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This text is a modern vector oriented treatment of classical dynamics and its application to engineering problems. Based on Ginsberg's Advanced Engineering Dynamics Second Edition, it develops a broad spectrum of kinematical concepts, which provide the framework for formulations of kinetics principles following the Newton-Euler and analytical approaches. This fresh treatment features many expanded and new derivations, with an emphasis on both breadth and depth and a focus on making the subject accessible to individuals from a broad range of backgrounds.
- Amazon Sales Rank: #1190125 in Books
- Brand: Brand: Cambridge University Press
- Published on: 2007-12-24
- Original language: English
- Number of items: 1
- Dimensions: 9.96" h x 1.81" w x 6.97" l, 2.80 pounds
- Binding: Hardcover
- 742 pages
- Used Book in Good Condition
About the Author
Jerry Ginsberg joined the faculty of Purdue University in 1969, and the Georgia Institute of Technology in 1980. He became the first Woodruff Chair in Mechanical Systems in 1988. In 1994 he was named the Georgia Tech Distinguished Professor, the Institute's highest award. Professor Ginsberg's activities include seminal contributions in nonlinear dynamics, shell vibrations, dynamic stability of pipes, nonlinear acoustics, shock response of submerged structures, acoustic-structure interaction, and experimental modal analysis. His research and books go beyond merely addressing the subject to elucidate fundamental physical phenomena. He is the author of more than 100 archival papers, and two graduate textbooks: Advanced Engineering Dynamics and Mechanical and Structural Vibrations. His undergraduate texts, Statics and Dynamics, with Joseph Genin, fundamentally influenced the pedagogy for these courses. He is an Associate Editor of the Journal of the Acoustical Society of America and previously was an Associate Editor of the ASME Journal of Vibration and Acoustics. Among his significant speeches are keynote lectures at the 2nd International Conference on Vibrations, Dynamics, and Controls in Beijing, the 2nd Annual Meeting of the Chinese Society of Vibrations and Acoustics in Keelung, Taiwan, and presentations of the Rayleigh Lecture and the Noise Control and Acoustics Division Special Lecture at the 2001 and 2003 ASME IMEC Conferences. He is a Fellow in ASA and of ASME. Among his awards are the ASEE Archie Higdon Distinguished Educator in Mechanics (1998), the Acoustical Society of America Trent-Crede Silver Medal (2005), and the ASME Per Bruel Gold Medal in Noise Control and Acoustics (2007). The citations for the latter two awards note his fundamental contributions to theory and practice in vibrations and acoustics.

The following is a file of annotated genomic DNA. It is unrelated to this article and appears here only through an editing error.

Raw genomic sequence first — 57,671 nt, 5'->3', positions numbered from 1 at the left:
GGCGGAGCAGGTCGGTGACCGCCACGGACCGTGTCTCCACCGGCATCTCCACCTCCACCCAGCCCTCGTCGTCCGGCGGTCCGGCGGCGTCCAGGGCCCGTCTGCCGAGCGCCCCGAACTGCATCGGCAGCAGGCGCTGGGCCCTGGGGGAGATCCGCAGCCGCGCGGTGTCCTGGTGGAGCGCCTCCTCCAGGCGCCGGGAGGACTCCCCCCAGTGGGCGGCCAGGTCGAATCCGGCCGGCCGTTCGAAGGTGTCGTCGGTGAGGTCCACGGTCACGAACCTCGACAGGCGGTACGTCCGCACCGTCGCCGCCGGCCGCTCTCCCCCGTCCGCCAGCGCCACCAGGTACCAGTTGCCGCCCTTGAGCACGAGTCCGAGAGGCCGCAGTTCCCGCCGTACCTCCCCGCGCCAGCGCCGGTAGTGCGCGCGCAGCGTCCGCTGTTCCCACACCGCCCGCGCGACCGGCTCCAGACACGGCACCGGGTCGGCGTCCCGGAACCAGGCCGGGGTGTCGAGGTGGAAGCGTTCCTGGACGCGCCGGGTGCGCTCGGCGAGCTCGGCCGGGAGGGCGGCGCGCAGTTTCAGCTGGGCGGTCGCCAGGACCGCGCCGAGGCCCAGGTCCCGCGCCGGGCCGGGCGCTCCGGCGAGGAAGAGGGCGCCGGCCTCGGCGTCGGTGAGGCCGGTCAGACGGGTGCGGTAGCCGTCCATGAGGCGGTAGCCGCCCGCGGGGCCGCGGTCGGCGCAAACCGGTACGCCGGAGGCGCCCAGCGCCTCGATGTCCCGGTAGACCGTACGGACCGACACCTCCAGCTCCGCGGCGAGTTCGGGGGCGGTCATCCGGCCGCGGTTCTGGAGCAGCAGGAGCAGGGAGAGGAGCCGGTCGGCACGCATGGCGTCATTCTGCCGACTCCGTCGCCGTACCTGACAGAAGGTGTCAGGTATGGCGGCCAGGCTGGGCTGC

Most helpful customer reviews
0 of 3 people found the following review helpful.
A good book! But Dynamics is a hard course....
By Little Ming
It is a good book! But Dynamics is a very hard subject.... It almost drove me crazy at the beginning....
5 of 5 people found the following review helpful.
This book is unfortunately so great yet so bad at the same time
This book is unfortunately so great yet so bad at the same time.
- There are many, many examples and the author goes into great detail on his strategy on the examples. This makes the book a very good tool for self-study.
- Probably the best clarification/discussion that is fair to both schools of thought concerning the overlap between Kane's equations and the Gibbs-Appell equations for nonholonomic systems.
- Excellent new chapter 9 that includes Hamilton's principle with derivations of interesting problems in continuous systems in engineering.
- Overall, re-written to be more student-friendly in comparison to second edition. Reorganized discussion on curvilinear coordinates and space curves very well.
- Death by vectors. Vector heavy. Has a hard time letting go of Newtonian approaches. This reviewer is not a fan of continuing vector approaches at the graduate level as you begin to drift towards focusing on tree and leaves and missing the forest. This first 6 chapters are pedantic and exhausting and tend to obscure the big ideas in rigid body dynamics by insisting on a Newtonian approach.
- Death by typos. Death by typos. Death by typos. This is the most disappointing aspect that really chips away at my first pro. This version appears to have been done with significant cut-and-paste jobs that leave numerous numbers wrong in example problems. The solution key is completely hosed. Answers in the solution key are wrong. Sadly, the enormous errata still misses a huge number of typos, many of which do not exist in the second edition and a scattered all over the example problems. The errata for the solution key is also incomplete.
- The author has a habit of developing a general relation with respect to some subscript and then will build a theory off the idea for something else and switch his subscript to new ones. For the trained eye this is no big deal, but it really trips up/confuses students hitting the material for the first time.
In summary, very mixed feelings on this book. Could have been "the" source for intermediate dynamics courses for engineers but ultimately has enough drawbacks that it slides into the already large and unsatisfactory pile of traditionalists textbooks in this area. Instructors are still better off with their own notes. Very excited about the new edition at first only to be continually disappointed. Wish the author had taken more time and care and worked more slowly with a greater attention to detail in this edition.
0 of 4 people found the following review helpful.